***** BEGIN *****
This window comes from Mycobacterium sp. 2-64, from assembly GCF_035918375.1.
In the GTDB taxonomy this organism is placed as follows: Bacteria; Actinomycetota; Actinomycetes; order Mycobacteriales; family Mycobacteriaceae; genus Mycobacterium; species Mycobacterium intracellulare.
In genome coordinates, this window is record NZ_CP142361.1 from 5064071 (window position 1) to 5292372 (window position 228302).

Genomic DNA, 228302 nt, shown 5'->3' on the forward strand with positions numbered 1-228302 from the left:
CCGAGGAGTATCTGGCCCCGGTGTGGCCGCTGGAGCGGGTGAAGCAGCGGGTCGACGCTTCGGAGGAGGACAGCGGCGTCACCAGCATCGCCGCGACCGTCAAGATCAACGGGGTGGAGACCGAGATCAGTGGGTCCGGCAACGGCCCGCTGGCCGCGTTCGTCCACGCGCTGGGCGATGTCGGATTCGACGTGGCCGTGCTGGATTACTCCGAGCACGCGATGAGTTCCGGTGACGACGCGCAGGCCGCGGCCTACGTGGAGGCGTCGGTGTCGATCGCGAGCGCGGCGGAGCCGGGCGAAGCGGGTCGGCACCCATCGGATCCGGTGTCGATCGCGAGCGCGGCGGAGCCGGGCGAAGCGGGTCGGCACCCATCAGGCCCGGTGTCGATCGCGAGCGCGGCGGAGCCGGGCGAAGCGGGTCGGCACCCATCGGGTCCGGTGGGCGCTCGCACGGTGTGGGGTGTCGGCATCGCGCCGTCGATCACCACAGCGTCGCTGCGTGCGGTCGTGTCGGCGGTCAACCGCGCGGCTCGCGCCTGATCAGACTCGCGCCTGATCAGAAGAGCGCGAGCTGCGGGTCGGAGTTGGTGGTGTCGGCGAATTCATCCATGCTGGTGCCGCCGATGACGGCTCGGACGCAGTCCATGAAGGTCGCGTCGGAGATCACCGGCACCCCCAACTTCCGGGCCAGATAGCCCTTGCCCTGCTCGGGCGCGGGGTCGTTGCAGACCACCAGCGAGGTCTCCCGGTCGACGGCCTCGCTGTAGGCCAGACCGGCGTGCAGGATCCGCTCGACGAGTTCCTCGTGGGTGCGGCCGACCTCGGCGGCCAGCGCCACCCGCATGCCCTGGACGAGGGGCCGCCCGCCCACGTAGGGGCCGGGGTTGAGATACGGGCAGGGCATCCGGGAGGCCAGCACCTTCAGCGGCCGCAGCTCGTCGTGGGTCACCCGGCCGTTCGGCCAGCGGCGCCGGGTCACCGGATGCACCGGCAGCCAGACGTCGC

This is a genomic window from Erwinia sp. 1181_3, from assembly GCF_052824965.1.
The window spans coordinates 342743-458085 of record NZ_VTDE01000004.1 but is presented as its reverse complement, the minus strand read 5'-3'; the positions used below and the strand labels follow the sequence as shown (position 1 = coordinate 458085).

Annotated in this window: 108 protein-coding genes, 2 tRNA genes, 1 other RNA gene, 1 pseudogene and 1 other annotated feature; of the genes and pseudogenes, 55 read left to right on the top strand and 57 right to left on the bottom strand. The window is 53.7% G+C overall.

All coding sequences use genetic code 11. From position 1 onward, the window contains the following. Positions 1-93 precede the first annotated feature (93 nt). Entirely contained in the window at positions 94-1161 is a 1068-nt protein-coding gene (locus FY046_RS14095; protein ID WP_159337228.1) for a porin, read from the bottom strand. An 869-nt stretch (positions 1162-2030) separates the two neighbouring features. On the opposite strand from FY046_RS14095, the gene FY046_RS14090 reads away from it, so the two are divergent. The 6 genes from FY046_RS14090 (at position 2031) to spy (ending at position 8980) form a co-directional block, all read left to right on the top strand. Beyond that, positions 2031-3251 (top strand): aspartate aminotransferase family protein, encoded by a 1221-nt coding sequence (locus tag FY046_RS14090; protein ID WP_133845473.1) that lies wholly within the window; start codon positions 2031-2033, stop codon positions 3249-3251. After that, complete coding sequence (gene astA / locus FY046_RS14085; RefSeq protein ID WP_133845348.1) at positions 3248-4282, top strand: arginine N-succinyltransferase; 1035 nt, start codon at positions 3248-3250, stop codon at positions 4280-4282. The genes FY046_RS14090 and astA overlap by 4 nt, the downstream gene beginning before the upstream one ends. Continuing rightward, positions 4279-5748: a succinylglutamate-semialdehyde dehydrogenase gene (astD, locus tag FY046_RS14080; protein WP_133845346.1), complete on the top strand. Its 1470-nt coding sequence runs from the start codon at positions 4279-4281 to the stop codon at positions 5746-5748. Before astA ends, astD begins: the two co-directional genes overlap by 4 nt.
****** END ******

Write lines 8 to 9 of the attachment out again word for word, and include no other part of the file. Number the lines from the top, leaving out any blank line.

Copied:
Annotated in this window: 108 protein-coding genes, 2 tRNA genes, 1 other RNA gene, 1 pseudogene and 1 other annotated feature; of the genes and pseudogenes, 55 read left to right on the top strand and 57 right to left on the bottom strand. The window is 53.7% G+C overall.

All coding sequences use genetic code 11. From position 1 onward, the window contains the following. Positions 1-93 precede the first annotated feature (93 nt). Entirely contained in the window at positions 94-1161 is a 1068-nt protein-coding gene (locus FY046_RS14095; protein ID WP_159337228.1) for a porin, read from the bottom strand. An 869-nt stretch (positions 1162-2030) separates the two neighbouring features. On the opposite strand from FY046_RS14095, the gene FY046_RS14090 reads away from it, so the two are divergent. The 6 genes from FY046_RS14090 (at position 2031) to spy (ending at position 8980) form a co-directional block, all read left to right on the top strand. Beyond that, positions 2031-3251 (top strand): aspartate aminotransferase family protein, encoded by a 1221-nt coding sequence (locus tag FY046_RS14090; protein ID WP_133845473.1) that lies wholly within the window; start codon positions 2031-2033, stop codon positions 3249-3251. After that, complete coding sequence (gene astA / locus FY046_RS14085; RefSeq protein ID WP_133845348.1) at positions 3248-4282, top strand: arginine N-succinyltransferase; 1035 nt, start codon at positions 3248-3250, stop codon at positions 4280-4282. The genes FY046_RS14090 and astA overlap by 4 nt, the downstream gene beginning before the upstream one ends. Continuing rightward, positions 4279-5748: a succinylglutamate-semialdehyde dehydrogenase gene (astD, locus tag FY046_RS14080; protein WP_133845346.1), complete on the top strand. Its 1470-nt coding sequence runs from the start codon at positions 4279-4281 to the stop codon at positions 5746-5748. Before astA ends, astD begins: the two co-directional genes overlap by 4 nt.